Uncharted Waters

May 18 2015   1:41PM GMT

Permission (To Try New Things) Marketing

Matt Heusser Matt Heusser Profile: Matt Heusser

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Image of a "boss"Have you ever asked for permission for something before?

Have you ever noticed that the answer is “no” more often then it is yes?

This can be extremely frustrating. In some cases the company just spent several thousand dollars to send you to a course or conference. If nothing changes, the conference was a waste, right?

And yet the answer is no.

You can be careful — picking a topic that requires no training, no consulting, no new software. You can find free and open-source tools to use, or even offer to come up to speed at night, on your own time.

And yet the answer is still no.

How is that possible?

Let’s look at it from the Boss’s perspective.

What Does the Boss Get?

Assume your new pet project fails – who will take the blame? The boss will. After all, he approved it. Assuming the project succeeds – who gets the credit? You do, after all, it was your idea. Looking at this, there is no upside for the boss. It is a classic heads-I-win, tails-you-lose scenario. Only someone who owes you a favor, or someone you have some power over, would go along with something like this, and, sadly, the type of person willing to try is unlikely to have a long career in management.

Here’s the alternative to getting permission: Do it yourself anyway. Say, for example, you want to add a batch command that takes in userId’s from a file and deletes them, instead of hand keying the deletes one at a time. Or pair programming. Or adding unit coverage to a particular module, or some other small changes to the codebase. Who’s to stop you from doing this?

Mostly outmoded ideas about how we spend our time.

Discretionary Time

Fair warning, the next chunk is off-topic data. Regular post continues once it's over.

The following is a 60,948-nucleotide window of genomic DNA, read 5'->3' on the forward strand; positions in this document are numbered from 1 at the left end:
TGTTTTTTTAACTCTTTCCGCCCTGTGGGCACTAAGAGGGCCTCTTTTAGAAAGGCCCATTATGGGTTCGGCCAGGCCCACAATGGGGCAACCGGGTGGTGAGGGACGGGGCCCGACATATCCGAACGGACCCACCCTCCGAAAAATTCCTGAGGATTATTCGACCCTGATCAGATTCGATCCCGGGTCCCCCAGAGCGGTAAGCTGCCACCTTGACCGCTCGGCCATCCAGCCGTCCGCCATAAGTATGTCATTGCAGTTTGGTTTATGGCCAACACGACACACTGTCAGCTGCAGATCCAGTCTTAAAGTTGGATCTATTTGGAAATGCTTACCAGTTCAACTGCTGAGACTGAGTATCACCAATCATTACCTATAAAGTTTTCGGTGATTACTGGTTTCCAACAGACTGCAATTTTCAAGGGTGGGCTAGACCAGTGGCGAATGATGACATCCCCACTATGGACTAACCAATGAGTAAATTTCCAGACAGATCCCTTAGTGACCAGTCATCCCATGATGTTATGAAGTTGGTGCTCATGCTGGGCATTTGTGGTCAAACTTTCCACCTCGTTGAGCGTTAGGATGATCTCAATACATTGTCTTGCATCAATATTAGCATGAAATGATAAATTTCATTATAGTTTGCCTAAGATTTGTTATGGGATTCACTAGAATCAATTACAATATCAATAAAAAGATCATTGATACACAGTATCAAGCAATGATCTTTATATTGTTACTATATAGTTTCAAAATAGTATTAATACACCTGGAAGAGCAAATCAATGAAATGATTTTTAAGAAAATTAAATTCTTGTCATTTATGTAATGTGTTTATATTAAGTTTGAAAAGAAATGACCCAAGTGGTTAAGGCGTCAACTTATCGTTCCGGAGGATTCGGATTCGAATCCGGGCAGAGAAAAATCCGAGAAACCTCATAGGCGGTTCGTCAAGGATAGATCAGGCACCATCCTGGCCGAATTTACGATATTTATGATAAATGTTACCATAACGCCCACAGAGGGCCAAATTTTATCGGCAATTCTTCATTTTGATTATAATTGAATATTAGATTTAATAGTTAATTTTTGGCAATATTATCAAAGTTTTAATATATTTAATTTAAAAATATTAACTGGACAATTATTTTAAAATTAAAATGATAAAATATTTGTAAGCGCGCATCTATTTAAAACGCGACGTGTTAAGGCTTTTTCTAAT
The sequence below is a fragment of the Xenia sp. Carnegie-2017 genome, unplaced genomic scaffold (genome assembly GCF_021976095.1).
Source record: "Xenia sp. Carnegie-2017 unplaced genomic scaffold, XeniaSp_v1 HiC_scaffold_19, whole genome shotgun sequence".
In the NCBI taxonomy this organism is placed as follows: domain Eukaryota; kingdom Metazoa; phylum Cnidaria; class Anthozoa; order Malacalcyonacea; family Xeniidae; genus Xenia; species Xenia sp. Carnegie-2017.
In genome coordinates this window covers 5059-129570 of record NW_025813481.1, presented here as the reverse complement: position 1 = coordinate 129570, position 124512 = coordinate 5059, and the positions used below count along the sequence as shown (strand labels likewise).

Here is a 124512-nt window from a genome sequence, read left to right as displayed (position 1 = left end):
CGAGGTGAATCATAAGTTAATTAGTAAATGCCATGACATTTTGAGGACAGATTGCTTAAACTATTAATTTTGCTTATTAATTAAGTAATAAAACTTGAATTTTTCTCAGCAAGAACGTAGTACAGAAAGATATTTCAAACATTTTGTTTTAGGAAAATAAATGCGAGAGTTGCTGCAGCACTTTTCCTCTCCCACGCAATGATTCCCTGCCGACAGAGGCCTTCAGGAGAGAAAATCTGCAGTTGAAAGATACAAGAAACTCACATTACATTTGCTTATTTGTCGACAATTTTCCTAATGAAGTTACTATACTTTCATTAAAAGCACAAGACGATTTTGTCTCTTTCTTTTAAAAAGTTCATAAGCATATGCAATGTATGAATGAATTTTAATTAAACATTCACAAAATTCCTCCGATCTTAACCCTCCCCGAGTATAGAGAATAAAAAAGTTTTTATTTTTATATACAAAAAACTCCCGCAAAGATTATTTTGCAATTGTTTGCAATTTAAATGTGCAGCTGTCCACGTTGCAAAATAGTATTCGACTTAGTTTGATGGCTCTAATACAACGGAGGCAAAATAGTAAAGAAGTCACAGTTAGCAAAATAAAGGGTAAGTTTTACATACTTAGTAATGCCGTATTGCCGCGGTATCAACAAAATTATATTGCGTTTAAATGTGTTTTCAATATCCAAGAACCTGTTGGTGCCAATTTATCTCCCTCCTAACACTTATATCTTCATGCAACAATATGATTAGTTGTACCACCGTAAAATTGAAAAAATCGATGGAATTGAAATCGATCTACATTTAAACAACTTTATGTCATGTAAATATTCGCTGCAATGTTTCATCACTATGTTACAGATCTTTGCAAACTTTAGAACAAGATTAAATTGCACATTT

Most knowledge workers have some amount of time assigned to a task such as a story that really needs to get done. We also have a second set of time – discretionary time – that is really up to us. If you take an extra five minutes in the restroom, or have another cup of coffee, or decided to sit in on another team’s standup meeting, or just spend an extra twenty minutes on email (or reading this blog post), you won’t get fired. In fact, no one will notice. The assumption is that use of time will make you more productive (as opposed to skipping the bathroom all day), so it is fine to just do it.

Add up that time and it could add up to hours per day.

So just do it.

The Time Argument

An XKCD comic shows the payback to automating a particular manual chore over a 3-year time horizon.

Is automation worth the time?

This allows you to think of the payoff of an experiment — If you have to do it every day, and it saves you five minutes, that’s a lot of time saved over three years. Another, more fanciful XKCD shows the danger of guessing wrong, so be wary, as automation needs to be maintained.

Still, it it’s worth doing, and you can do it it in discretionary time, or, perhaps, a little sweat time at night, consider just doing it. Don’t ask for permission.

In fact, if you need to get permission, go the other way: Don’t pitch the boss, pitch the team – with the project as your idea if it fails and that you will share the success if it succeeds. Timebox it, limiting it to a two or three week experiment with a dozen hours invested per week.

Have a few successes, and you’ve changed the pattern for “innovation”, from top-down to by anyone. You’ve hacked the culture, created a more fun place to work, and maybe, started a ripple that can turn into a way.

Let me go a step further: Most major productivity and technical innovations in large companies are created by lone wolves, doing things in their spare and discretionary time, that are later recognized by the establishment. I call this the Charles effect, and I’ll talk about it next time.

2  Comments on this Post

 
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  • FTClark
    How radical! It is also reasonable, which is even more radical.
    1,280 pointsBadges:
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  • mememememememe
    it is easier to say your sorry than it is to get permission
    80 pointsBadges:
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